Less than 10 percent of banknotes currently in circulation comprise New Design Series (NDS) bills that can no longer by used for purchases by yearend, the central bank said on Thursday.
In value terms, this means that some P67 billion worth of the three-decade old series need to be exchanged for New Generation Currency (NGC) notes launched in 2010.
A total of P790 billion in banknotes are currently in circulation, Bangko Sentral ng Pilipinas (BSP) Deputy Governor Diwa Guinigundo said, 8.51 percent of which are NDS bills.
In volume terms, 432 million pieces of NDS bills need to be exchanged, equivalent to 15.89 percent of the 2.718 trillion pieces in circulation.
At the end of last year, NDS notes accounted for 20.41 percent or P184 billion. By volume, the share was 20.98 percent or 711 million pieces out of the total 3.392 trillion in circulation.
The BSP is currently undertaking the demonetization of banknotes that are more than five years old. NDS notes can still be used for daily transactions up to the end of the year.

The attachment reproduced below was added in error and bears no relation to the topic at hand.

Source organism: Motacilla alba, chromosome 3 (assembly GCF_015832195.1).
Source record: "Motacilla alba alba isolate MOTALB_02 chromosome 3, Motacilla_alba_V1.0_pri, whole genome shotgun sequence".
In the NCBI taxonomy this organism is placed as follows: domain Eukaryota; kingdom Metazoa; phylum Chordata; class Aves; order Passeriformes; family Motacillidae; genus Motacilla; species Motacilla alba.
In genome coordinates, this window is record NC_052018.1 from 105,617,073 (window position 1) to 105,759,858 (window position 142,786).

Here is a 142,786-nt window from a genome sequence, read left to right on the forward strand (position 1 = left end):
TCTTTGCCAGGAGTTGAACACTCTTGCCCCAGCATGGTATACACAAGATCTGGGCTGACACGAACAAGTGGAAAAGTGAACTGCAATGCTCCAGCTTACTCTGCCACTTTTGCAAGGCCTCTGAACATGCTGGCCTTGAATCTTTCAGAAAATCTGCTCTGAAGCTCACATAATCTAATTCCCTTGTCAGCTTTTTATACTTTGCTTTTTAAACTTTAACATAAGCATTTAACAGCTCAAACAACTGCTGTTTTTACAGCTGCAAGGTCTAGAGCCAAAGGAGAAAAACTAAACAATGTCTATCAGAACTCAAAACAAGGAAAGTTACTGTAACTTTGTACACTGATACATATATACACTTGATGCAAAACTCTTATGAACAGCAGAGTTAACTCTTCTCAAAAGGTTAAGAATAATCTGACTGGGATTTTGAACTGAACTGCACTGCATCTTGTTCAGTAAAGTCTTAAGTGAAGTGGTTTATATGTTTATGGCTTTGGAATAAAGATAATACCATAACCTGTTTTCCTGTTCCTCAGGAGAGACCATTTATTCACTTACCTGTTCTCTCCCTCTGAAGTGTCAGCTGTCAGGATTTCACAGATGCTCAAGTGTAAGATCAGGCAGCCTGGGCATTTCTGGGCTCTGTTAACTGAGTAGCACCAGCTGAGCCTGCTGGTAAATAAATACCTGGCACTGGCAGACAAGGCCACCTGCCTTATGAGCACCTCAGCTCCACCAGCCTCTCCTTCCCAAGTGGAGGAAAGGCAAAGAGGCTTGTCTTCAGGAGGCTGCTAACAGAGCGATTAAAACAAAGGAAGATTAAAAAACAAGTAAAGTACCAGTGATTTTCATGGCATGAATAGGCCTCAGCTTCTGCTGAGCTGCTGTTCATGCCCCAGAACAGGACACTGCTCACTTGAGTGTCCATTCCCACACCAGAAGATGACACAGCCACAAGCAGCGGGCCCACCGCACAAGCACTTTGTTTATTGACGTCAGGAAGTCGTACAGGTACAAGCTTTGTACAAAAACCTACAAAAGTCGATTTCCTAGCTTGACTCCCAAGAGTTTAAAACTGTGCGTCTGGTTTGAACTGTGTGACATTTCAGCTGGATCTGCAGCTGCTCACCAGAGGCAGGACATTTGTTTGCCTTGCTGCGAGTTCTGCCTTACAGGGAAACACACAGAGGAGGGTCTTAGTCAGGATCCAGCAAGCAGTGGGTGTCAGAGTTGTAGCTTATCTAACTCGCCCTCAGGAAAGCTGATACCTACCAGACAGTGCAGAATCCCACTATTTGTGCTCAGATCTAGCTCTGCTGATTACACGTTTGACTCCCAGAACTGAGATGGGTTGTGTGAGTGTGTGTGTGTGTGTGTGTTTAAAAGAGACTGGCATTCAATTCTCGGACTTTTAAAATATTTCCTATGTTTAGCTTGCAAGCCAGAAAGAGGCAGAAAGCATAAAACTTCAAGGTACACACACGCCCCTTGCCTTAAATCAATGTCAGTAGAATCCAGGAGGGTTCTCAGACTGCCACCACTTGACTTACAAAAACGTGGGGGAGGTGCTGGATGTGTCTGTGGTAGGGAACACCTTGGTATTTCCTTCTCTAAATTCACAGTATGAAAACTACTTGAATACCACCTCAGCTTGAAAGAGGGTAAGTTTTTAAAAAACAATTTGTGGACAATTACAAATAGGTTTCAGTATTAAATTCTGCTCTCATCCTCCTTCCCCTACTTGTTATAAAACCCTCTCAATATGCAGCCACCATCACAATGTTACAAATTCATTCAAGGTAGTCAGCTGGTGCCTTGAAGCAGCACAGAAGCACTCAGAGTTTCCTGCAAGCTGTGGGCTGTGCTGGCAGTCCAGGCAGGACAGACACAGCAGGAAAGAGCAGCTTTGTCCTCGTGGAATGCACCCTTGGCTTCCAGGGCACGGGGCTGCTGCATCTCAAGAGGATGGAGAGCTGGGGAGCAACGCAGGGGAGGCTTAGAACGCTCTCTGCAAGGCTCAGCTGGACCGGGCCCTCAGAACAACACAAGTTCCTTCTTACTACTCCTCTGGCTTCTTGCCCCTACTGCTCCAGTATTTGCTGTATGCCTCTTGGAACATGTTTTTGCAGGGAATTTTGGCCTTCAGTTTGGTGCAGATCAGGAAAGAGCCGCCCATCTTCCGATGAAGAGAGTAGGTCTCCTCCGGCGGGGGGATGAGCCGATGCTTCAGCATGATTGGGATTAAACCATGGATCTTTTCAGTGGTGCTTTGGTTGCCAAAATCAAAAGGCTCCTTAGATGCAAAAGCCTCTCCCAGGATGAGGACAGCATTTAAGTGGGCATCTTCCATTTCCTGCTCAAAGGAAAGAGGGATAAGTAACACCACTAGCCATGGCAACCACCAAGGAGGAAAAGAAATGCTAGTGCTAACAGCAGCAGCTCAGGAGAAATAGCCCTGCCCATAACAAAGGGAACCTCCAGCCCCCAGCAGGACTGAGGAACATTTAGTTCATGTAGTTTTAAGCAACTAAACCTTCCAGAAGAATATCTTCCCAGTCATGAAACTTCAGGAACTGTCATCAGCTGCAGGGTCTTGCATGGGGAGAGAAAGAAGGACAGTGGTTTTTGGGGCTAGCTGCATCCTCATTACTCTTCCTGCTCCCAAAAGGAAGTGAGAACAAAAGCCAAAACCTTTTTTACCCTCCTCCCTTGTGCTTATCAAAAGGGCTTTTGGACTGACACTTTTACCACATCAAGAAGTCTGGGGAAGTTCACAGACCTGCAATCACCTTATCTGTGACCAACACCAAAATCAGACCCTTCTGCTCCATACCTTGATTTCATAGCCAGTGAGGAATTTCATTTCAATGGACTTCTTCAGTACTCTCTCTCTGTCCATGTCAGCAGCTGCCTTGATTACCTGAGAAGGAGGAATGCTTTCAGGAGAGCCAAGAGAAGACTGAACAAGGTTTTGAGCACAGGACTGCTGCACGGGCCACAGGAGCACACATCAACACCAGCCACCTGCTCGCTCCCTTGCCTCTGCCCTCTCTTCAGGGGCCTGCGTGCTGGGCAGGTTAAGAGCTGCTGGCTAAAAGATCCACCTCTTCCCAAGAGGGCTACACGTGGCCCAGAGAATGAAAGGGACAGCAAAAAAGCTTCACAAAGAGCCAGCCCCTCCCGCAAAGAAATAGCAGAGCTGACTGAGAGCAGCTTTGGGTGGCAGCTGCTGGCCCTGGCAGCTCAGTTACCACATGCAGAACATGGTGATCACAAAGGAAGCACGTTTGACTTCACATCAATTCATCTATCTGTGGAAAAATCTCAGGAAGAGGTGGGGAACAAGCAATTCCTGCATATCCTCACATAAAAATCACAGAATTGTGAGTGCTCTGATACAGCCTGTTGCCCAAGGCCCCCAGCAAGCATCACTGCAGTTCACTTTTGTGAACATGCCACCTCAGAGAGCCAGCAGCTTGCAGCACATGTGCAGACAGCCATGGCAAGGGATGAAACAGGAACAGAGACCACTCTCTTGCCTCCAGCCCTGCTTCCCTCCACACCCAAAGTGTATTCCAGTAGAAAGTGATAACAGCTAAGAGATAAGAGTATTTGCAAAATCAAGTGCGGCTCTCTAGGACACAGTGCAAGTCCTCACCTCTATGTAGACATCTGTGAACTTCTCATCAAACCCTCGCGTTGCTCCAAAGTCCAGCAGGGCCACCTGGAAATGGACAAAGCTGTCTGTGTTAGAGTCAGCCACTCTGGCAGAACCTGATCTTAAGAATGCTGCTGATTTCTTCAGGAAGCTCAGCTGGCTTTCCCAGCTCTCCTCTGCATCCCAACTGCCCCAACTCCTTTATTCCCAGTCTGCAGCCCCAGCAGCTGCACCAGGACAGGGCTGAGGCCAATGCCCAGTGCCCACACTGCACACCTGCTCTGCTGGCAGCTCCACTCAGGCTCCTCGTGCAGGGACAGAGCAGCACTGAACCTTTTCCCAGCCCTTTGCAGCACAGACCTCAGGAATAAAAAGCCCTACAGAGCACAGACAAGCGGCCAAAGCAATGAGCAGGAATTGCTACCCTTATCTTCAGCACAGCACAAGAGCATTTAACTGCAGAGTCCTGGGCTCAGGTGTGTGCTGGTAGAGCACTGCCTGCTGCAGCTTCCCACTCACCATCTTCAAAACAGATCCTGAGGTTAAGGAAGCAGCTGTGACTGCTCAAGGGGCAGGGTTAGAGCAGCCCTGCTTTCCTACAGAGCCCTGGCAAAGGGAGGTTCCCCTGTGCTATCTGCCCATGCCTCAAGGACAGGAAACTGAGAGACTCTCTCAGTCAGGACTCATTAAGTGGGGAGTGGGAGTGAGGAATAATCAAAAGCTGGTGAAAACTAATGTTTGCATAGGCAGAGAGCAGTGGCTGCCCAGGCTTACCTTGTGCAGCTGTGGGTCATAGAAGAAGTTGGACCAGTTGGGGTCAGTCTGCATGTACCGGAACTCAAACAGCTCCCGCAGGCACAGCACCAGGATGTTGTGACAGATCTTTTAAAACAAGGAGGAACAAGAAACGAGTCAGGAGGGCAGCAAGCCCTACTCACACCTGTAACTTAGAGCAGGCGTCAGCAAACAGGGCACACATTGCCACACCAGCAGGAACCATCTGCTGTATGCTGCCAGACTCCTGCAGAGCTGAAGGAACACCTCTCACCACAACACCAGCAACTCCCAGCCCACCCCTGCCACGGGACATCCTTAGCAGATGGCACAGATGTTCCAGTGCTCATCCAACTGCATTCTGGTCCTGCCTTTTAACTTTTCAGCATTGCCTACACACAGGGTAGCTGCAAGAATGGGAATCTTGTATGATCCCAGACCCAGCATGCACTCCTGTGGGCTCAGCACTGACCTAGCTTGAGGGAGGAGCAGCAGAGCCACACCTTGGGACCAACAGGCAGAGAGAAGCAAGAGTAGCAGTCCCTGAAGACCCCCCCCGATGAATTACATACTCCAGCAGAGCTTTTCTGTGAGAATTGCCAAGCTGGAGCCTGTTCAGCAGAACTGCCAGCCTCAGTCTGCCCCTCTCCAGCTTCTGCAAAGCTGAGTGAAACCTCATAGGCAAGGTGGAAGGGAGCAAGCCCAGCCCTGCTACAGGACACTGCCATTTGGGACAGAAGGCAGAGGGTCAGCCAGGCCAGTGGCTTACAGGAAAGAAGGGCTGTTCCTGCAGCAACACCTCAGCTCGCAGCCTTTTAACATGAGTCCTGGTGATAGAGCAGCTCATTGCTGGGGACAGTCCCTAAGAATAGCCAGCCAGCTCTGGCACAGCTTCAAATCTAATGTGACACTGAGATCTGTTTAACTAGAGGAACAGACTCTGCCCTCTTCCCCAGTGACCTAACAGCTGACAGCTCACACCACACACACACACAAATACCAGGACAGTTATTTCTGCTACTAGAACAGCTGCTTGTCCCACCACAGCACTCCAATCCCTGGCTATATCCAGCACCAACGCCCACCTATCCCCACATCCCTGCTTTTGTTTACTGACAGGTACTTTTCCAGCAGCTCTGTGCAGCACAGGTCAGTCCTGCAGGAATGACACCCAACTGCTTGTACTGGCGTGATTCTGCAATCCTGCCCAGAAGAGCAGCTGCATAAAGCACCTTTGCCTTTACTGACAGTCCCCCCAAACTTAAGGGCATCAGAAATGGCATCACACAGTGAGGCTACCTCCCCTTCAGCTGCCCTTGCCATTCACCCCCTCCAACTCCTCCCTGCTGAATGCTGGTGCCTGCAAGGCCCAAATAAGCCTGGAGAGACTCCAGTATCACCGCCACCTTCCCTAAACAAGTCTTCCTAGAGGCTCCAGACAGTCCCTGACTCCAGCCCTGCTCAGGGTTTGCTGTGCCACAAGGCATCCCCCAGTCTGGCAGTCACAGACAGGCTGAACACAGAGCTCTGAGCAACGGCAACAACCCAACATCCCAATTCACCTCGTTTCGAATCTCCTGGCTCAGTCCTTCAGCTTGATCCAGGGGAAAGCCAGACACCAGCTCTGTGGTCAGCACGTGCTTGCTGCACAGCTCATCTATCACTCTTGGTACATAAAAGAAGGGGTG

Next year, NDS notes can still be exchanged at authorized financial institutions for the NGC series but will become worthless beginning 2017.
Government institutions holding old banknotes that cannot be exchanged during the prescribed period, such as money being used as evidence in a lawsuit, will have to request the BSP Cash Department in writing, also within the period of exchange, for a special exchange arrangement.
Overseas Filipinos with old banknotes that also cannot be exchanged within the prescribed period, can sign up via the BSP website from October 1, 2016 to December 31, 2016, to arrange for an exchange within one year from registration.
Color revision to 100-piso bill
In another development, Guinigundo announced that the BSP would be releasing a version of the P100 NGC note with a revised color scheme to make it easier to distinguish from the P1,000 note.
“The BSP decided to produce starting this year a different shade of violet for the 100-piso bill. Starting January 2016 we will release a much darker shade of the violet 100-piso bill,” he said.
“But we advise the general public not to base their payments or settlement of obligations solely on the color of the banknotes … to avoid confusion,” he added.